"Quercetin helps to prevent the degranulation of mast cells. The mast cells are the ones that are like water balloons, filled with histamine. Also butterbur (in Petadolex) helps with this area too. "
"There is an inverse relationship between histamine and methylation in many cases. Once we get the methylation cycle under control he should have less allergy issues."
The reason I'm thinking its more related to impaired methylation is because the situation has actually improved with avoidance of high histamine foods and other things that trigger the release of histamine. At one time (about 4 years ago) I was so overloaded that I was reacting to everything....including dust, my pets, cigarette smoke from like a mile away, the heater in the house and car, car exhaust, and on and on. My head was just full of pressure and my nose was affected by everything. I think my histamine levels were probably through the roof at that time.
By focusing on reducing the load of toxic exposures (so less things are circulating my system) the histamine levels must have went down because I am not that affected anymore. Most things that were bothering me at that time are not even an issue now.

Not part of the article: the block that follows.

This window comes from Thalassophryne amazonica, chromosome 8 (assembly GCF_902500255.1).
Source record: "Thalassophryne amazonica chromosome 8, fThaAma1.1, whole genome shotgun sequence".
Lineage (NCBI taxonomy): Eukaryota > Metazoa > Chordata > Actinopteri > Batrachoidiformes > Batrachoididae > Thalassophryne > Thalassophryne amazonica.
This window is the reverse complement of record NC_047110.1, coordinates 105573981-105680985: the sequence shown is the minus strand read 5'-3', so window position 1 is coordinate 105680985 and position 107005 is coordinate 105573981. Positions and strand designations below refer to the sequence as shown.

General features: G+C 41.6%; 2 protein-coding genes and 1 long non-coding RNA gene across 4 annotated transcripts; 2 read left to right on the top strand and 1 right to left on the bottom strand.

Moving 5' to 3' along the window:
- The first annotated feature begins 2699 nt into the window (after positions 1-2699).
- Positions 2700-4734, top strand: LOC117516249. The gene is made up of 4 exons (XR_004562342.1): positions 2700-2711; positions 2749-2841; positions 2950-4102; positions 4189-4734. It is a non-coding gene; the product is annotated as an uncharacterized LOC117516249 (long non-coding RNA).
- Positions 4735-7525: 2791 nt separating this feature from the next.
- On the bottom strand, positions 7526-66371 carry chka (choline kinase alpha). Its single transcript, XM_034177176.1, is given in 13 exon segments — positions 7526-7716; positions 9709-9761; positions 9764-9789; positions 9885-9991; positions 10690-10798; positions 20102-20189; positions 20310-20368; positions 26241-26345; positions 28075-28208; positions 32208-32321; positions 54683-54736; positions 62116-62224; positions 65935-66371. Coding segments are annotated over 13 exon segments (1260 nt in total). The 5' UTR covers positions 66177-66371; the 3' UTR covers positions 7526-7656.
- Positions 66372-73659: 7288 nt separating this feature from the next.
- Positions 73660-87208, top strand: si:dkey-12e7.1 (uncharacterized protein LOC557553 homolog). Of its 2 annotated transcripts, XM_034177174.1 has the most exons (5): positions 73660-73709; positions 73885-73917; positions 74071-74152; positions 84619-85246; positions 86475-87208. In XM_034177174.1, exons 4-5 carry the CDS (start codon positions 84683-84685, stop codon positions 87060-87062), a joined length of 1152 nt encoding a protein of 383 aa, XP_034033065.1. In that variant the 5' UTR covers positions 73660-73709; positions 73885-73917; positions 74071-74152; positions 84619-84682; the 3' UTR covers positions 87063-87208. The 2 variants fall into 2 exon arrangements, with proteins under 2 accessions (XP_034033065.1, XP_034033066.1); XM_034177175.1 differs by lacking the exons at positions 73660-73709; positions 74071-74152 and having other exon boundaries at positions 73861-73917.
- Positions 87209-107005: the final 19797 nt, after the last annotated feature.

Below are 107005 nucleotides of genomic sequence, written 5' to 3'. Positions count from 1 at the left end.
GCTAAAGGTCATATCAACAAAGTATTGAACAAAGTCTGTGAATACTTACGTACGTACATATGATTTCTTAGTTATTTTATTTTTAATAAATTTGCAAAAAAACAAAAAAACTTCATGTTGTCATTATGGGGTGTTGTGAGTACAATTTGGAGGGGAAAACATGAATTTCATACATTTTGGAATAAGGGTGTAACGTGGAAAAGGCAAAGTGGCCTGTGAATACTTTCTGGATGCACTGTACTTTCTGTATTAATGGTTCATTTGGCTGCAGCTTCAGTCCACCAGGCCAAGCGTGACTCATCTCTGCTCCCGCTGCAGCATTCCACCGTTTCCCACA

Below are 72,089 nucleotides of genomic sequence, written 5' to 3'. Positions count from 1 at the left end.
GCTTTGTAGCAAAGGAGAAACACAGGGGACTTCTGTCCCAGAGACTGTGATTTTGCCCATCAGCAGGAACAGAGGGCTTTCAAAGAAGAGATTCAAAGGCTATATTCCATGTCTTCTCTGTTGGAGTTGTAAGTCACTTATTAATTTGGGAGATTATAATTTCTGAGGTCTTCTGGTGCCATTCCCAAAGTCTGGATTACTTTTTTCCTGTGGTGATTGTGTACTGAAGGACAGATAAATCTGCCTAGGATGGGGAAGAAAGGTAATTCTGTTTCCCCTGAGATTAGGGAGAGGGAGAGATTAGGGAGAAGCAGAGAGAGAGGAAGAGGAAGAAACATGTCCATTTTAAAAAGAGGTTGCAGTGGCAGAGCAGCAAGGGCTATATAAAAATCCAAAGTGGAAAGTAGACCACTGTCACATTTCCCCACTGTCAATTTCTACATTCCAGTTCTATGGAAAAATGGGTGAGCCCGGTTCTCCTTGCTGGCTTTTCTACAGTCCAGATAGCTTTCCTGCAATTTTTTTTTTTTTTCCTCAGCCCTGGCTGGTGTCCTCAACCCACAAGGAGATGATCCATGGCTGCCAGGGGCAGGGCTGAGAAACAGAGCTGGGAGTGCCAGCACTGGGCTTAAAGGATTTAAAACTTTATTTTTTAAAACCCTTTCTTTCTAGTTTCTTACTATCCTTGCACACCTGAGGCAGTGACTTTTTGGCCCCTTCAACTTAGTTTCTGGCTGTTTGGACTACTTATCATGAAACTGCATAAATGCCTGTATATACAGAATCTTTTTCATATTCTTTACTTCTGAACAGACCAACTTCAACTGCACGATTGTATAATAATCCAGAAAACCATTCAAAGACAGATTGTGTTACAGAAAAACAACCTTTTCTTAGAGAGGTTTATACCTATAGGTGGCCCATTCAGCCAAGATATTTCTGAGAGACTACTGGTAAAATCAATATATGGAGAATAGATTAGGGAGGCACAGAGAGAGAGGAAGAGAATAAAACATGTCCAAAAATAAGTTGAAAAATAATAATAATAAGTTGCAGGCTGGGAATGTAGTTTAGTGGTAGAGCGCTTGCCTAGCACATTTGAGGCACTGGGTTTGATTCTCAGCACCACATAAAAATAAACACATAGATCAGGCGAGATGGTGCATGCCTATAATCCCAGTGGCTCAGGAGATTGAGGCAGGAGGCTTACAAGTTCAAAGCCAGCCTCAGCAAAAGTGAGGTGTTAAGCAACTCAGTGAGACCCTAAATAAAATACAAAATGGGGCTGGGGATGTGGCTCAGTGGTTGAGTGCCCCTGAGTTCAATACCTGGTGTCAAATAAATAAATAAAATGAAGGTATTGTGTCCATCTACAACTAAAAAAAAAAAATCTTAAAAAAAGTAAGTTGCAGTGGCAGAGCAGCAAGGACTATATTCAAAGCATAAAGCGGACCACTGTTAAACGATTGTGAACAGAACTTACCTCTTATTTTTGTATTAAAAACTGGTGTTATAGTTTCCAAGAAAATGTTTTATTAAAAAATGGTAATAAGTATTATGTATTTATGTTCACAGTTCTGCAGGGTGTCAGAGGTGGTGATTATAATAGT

Now it is mostly foods that are still an issue....and this might be due to a combination of low DAO and impaired methylation. I would like to have blood histamine levels tested before trying methionine or SAMe to see what changes (if any) occur. My histamine levels may also be increased due to gut infections (I have fungal issues)and with impaired methylation it would be more of an issue. There would be more of a build-up....not just of histamine but toxicity in general.
I think with mastocytosis the situation would not improve so dramatically because the mast cells would continue to take over since it is a progressive condition. Without taking any type of antihistamine I dont know that it would have been possible for me to experience so much relief from the histamine overload by simply reducing the load of toxicity in my body.
The toxic burden is still high....very high....but not as bad as it once was and I still have not yet begun to support the methylation cycle.....which I believe is crucial.
I do like to have testing done of all kinds...and I've had a ton of stuff done since all this began....so I'm definately going to see about the mastocytosis. I think the more testing the better so I really dont dismiss anything that could be a possibility for me. Thanks for bringing it to my attention and I'll let you know when I get my appt. set up. :)